“Reputation management” is certainly nothing new in the worlds of marketing and business.  A company’s reputation is its #1 asset, and organizations spend countless hours and dollars with advisors and PR firms to make sure their messaging is just right.  Certainly individuals care about their reputations just as much, but it’s not been my experience that the regular person, on average, thinks about actively protecting his or her own reputation. 

But as they say, “the Internet has changed everything.” Where once a newspaper article or TV segment might appear and be gone the next day, the Internet now permits anyone to post anything about any topic, whether it be true or false, and such content is often posted anonymously.  And then this questionable content hangs out on the search engines… forever.  While we all applaud the seemingly limitless amount of global news and information the Web literally brings into our homes every day, how much of it is credible when there are no filters?  How do you decide what is true and not – and do most people even try?  I’ve certainly seen my share of urban legend, business rumor and celebrity talk online, but never stopped to really consider or question the quality of the content I was seeing or the judgments I was making about the individuals being written about based on that information.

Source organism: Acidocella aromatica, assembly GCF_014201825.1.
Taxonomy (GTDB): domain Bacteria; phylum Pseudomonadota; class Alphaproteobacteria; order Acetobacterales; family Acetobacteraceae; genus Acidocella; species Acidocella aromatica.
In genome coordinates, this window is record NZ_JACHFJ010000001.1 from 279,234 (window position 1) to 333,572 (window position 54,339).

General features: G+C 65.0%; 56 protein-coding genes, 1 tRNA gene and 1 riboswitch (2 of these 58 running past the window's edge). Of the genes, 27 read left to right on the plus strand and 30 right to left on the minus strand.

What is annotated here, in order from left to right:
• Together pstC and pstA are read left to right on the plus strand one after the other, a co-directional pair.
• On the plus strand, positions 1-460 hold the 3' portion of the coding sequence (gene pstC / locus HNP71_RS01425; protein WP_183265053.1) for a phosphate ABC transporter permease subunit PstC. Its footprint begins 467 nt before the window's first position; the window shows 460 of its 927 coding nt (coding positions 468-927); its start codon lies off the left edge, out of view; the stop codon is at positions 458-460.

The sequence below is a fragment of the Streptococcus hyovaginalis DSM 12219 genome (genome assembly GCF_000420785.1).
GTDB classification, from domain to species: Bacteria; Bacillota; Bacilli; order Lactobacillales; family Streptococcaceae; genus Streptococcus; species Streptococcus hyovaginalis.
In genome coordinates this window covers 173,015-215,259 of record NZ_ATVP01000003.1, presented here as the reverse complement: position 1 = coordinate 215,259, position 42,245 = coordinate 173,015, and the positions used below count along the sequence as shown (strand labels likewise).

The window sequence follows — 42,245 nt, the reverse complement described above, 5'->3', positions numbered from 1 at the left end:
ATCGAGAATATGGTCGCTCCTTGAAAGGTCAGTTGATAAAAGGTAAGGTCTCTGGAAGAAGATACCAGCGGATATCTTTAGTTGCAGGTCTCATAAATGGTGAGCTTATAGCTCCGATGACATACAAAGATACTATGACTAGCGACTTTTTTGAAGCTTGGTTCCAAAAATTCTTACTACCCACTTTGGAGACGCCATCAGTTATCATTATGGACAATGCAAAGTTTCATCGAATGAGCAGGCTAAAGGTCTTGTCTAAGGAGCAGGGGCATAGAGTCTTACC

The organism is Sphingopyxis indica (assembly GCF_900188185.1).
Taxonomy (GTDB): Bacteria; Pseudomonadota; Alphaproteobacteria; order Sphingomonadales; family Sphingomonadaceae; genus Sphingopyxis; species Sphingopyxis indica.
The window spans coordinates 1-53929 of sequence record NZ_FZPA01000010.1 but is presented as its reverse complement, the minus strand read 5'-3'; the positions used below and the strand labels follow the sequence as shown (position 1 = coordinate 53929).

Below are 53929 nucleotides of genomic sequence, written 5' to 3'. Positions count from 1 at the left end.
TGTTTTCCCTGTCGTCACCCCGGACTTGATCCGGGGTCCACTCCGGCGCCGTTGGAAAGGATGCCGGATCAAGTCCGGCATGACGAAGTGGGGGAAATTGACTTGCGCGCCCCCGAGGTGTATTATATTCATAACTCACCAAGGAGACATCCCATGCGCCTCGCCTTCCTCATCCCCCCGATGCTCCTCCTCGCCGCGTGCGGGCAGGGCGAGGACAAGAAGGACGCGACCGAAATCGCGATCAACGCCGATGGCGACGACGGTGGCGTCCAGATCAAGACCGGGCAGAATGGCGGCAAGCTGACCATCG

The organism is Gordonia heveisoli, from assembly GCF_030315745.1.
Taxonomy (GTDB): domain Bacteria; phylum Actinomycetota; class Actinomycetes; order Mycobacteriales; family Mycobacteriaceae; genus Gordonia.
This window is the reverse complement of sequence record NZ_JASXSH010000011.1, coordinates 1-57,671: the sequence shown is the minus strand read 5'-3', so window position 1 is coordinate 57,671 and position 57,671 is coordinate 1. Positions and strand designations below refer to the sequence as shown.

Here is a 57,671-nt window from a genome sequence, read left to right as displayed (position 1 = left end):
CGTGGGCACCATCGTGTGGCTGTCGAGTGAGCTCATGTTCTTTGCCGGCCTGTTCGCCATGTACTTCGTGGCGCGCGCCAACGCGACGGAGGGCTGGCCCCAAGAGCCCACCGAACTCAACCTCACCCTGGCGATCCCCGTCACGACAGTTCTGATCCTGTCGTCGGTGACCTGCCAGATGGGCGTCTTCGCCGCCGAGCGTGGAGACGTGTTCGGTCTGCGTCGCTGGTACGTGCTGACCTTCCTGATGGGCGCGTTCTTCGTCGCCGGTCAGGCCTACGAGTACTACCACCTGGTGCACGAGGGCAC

This can happen to anyone – and will, in greater and greater numbers.  Only in the last two days a post by Henry Blodgett on Silicon Alley Insider about possible AOL layoffs unleashed a stream of anonymous posts from employees and former employees (146 in a little over two days, so far) not only about the company, but about current AOL executives that these anonymous individuals believe should be fired.  Names are named.   And then other anonymous people jump on the bandwagon.  And like a car wreck you see on the other side of the guardrail, I knew that I couldn’t believe anything on the page and that I should look away, but I didn’t.  One post names 27 executives that deserve to be “whack[ed].”  We also learn that at least one of AOL’s senior executives has questionable and discriminatory motives.  How are these executives to respond?  How will you respond in the future when it’s your turn? 

I am responding by doing exactly what I’ve been doing for companies for the last twenty years – that is, advising brands on how to get their messaging out in an authentic and successful way.  But this time you and I are the brands, and we need to work just as hard to make sure that what’s out there in the world is a true representation of who we are.  Not only do we deserve that, but the people who look for information about us on the Internet deserve that, too. 

This is the first of several posts I’ll be writing on the topic of online reputation management – that is, your reputation.  Stay tuned.


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